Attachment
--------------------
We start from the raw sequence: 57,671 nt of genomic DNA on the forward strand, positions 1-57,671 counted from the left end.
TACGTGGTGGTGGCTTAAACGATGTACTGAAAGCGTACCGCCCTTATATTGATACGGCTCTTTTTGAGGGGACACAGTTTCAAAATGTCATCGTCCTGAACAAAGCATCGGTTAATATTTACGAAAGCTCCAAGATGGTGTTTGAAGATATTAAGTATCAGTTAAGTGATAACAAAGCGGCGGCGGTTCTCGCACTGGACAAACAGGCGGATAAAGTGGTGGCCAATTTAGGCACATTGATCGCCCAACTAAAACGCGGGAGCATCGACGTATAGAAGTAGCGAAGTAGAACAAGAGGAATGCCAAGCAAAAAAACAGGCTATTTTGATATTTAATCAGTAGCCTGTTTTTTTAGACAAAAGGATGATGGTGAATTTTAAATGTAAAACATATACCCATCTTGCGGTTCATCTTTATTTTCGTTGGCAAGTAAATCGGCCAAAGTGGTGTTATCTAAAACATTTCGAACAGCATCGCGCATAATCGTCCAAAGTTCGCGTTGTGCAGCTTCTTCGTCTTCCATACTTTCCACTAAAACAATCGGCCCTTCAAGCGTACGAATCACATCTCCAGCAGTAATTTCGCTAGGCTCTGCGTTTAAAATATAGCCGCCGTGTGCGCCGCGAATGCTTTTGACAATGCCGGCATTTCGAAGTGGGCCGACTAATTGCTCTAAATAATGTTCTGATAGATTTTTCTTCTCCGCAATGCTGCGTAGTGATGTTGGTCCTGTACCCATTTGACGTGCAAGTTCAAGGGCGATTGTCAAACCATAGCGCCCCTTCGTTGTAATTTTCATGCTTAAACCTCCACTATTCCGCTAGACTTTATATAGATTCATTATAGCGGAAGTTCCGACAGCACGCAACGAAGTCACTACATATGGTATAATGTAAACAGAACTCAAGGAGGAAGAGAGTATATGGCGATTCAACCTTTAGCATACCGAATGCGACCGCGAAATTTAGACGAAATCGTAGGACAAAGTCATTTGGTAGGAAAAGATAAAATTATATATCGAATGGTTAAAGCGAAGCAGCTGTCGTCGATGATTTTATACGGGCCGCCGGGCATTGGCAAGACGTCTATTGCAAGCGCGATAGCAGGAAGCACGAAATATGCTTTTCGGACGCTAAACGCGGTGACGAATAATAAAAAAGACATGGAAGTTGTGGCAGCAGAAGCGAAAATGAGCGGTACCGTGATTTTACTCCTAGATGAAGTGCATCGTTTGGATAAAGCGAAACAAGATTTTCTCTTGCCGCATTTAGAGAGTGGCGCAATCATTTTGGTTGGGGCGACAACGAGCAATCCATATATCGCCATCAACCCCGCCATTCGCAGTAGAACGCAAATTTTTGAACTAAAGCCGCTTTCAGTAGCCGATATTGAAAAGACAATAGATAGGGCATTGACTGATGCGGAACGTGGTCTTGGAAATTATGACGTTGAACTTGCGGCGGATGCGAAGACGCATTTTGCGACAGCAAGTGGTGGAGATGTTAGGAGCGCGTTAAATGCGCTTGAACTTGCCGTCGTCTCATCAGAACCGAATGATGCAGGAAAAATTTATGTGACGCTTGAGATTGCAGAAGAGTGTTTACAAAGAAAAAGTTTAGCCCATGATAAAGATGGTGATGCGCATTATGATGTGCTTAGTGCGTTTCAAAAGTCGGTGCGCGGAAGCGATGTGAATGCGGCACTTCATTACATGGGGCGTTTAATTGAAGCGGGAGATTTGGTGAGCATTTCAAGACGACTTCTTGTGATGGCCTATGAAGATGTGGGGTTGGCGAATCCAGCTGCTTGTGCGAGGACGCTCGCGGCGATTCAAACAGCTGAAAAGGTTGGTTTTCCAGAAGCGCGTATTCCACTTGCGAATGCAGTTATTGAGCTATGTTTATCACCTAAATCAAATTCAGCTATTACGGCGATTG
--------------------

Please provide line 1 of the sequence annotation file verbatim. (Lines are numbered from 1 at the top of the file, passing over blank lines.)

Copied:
We start from the raw sequence: 57,671 nt of genomic DNA on the forward strand, positions 1-57,671 counted from the left end.